Submitted by Gerrit Argento May 5, 2016
We will soon approve another budget in Greenwich packed with excessive compensation to town-unionized employees. In this regard, I copy below the text of a short speech I gave to the RTM last October and below that offer some more general thoughts on our fiscal situation.
Address to the RTM, October 2015, on the Proposed Contract with the School Administrators Union:
The overall increase in the proposed contract is 9.5%. In my opinion, this is excessive for 4 reasons.
First, we do not need to pay our school administrators more because of inflation. Inflation is flat. In 2016, Social Security payments will be flat. This will be the third time in five years that people receive no increase in their Social Security payments. The salary component of this contract is a 2.6% increase. That is about 3 times the rate of inflation.
Second, we do not need to pay our administrators more because of productivity increases. Neither the union nor the town has argued that productivity has increased. In fact, the number of administrators has increased while the student population has remained flat. Economists tell us that if the number of employees needed to do the work decreases that indicates an increase in productivity. If the number of employees increases and the work requirement stays the same, that indicates a decline in productivity. Are we increasing compensation in return for getting a decline in productivity?
Third, we do not need to increase pay at over 3 times the rate of inflation to support the recruitment and retention of our administrators because their turnover is low.
And fourth, our administrators are already well paid.
For comparison, consider the salaries at the US Department of Education. This is an administrative cabinet level department where 4,400 employees are hired for a full work year to administer a budget of $68 billion dollars. The most recent federal Plum Book shows the following data. The US Under Secretary of Education, number two in the Department, makes $183,300. The Department’s Chief Financial Officer makes $158,700 and the Chief Information Officer makes $148,700. In Greenwich, in year one of the proposed contract, a Headmaster will make $189,012, which is more than the Under Secretary of Education makes; a Greenwich Program Coordinator will make $154,800 and a Program Administer will make $144,020. Along with their generous compensation, our administrators get rock solid job security, something the private sector taxpayers in Greenwich do not get.
I recommend that you vote no or at least abstain on this contract to show our labor contract negotiators and our political leaders that it is time for a new labor policy. We need to be fair to the unions but we also need to be fair to the taxpayers whom we represent. This contract, as well as other contracts negotiated by our leaders, is not fair to the taxpayers.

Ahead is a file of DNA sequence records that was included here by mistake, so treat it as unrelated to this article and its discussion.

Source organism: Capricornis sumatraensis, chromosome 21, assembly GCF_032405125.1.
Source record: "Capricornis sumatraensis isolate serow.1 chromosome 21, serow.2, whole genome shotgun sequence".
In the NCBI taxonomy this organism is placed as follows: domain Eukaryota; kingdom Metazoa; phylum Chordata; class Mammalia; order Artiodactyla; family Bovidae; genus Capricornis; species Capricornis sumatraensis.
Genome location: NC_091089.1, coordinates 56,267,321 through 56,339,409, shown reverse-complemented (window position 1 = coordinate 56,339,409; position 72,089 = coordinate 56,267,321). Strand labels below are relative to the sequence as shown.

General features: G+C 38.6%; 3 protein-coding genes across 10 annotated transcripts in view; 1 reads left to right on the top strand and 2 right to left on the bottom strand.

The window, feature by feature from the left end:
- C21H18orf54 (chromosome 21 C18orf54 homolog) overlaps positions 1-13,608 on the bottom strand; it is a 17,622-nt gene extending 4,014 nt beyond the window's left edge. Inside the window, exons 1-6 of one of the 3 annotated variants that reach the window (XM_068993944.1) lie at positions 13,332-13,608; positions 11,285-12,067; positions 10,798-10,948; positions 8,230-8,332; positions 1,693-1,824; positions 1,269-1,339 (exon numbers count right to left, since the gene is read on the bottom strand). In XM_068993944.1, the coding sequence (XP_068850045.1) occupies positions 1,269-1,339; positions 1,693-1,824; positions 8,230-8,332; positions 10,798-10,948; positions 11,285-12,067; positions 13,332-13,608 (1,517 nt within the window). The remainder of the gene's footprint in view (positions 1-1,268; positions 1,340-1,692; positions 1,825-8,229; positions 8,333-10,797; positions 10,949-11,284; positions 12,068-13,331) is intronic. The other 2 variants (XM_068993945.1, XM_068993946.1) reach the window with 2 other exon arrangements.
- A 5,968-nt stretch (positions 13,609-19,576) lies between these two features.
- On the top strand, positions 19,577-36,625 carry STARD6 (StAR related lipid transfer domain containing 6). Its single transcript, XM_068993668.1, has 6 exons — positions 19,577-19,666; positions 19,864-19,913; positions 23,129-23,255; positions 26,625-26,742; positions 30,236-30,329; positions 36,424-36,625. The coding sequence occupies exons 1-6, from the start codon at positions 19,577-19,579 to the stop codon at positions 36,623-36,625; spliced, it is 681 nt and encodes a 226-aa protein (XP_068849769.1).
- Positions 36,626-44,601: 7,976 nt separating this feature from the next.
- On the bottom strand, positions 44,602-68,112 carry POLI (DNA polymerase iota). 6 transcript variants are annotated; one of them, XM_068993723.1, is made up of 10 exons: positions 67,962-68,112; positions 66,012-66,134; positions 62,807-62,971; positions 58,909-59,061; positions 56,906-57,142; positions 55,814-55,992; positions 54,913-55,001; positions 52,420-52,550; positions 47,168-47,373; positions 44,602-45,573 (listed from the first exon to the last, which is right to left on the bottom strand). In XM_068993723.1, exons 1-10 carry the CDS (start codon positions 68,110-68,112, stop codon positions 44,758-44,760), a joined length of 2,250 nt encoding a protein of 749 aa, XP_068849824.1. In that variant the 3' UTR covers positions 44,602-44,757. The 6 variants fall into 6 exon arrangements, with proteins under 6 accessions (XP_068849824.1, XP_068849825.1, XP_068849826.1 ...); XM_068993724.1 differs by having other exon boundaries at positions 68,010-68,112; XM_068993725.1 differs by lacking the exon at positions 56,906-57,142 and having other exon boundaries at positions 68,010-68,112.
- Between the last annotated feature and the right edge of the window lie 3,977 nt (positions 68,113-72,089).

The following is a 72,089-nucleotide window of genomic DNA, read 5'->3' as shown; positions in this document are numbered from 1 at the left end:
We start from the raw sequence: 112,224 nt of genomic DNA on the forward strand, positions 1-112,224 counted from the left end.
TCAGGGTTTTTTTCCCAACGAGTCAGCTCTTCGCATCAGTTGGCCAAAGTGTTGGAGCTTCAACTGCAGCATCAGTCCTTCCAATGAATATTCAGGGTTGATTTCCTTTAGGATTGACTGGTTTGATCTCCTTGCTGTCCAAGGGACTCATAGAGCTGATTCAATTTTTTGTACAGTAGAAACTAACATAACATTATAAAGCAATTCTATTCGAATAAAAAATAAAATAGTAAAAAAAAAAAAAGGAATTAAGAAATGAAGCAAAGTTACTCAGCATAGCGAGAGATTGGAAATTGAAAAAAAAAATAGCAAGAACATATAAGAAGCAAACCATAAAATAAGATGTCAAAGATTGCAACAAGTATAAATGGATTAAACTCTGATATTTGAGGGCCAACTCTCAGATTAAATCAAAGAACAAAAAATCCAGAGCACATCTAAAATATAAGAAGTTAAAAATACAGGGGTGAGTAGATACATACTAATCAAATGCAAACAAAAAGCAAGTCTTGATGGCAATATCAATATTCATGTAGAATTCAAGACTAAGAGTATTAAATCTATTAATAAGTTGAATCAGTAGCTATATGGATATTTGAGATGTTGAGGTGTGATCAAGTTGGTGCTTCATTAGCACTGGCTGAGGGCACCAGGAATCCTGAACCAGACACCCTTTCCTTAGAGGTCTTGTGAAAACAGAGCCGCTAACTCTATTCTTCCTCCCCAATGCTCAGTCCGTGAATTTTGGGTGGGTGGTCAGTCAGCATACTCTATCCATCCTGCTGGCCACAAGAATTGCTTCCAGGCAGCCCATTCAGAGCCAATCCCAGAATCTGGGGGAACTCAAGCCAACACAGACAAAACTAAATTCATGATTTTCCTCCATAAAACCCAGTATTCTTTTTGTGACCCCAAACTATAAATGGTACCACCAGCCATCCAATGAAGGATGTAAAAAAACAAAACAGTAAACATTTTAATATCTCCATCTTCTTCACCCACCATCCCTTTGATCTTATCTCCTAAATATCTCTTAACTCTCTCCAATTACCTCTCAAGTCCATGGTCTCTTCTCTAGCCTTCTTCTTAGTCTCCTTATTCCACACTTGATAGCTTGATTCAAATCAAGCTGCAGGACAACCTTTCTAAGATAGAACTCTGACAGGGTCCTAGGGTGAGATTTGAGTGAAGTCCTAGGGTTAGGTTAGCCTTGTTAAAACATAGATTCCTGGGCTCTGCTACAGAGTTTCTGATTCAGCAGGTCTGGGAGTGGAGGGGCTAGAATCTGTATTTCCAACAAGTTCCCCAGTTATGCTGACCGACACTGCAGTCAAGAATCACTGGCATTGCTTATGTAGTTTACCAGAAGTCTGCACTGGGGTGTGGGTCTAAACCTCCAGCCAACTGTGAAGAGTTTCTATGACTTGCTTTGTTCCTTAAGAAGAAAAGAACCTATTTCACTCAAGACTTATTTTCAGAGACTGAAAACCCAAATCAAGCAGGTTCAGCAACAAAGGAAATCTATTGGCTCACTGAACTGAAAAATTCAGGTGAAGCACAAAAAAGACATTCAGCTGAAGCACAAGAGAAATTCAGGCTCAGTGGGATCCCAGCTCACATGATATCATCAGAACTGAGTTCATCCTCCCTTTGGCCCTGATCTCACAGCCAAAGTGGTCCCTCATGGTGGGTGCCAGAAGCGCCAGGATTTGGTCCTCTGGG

The Situation in Greenwich
After I made that speech, many people told me what I have heard many times about other contracts, “Of course you’re right. The contract is excessive. Everyone knows it’s excessive. But we have to accept it. If we don’t accept it, we will have to go to arbitration in Hartford where we could be forced to pay even more. This is a Democratic state. The public employee unions are well funded, well organized, confident and relentless in bargaining for excessive compensation, especially pensions and health care, and in inserting their preferences in the Connecticut General Statutes. The towns are atomized, leaderless and fearful. We can’t do anything about it. We have to be realistic.”
Of course, such realistic counsel would have stopped our Connecticut colonial ancestors from standing up to Great Britain. To the extent that union pressure in Greenwich and Hartford causes us to over pay, we have taxation with representation and expenditure with intimidation.
Such counsel shows a depressing attitude of reflexive, pre-emptive capitulation. Knowing this attitude, how can the unions not ask for too much?
Public Unions as the New Renter Class
Before the French Revolution, the nobles who owned most of the prime agricultural land, which was the chief economic asset, were called the Rentier Classe because they lived on rents paid by the peasants who worked the land. The only risk the nobles faced was agricultural failure: if the crops failed, the peasants could not pay their rents.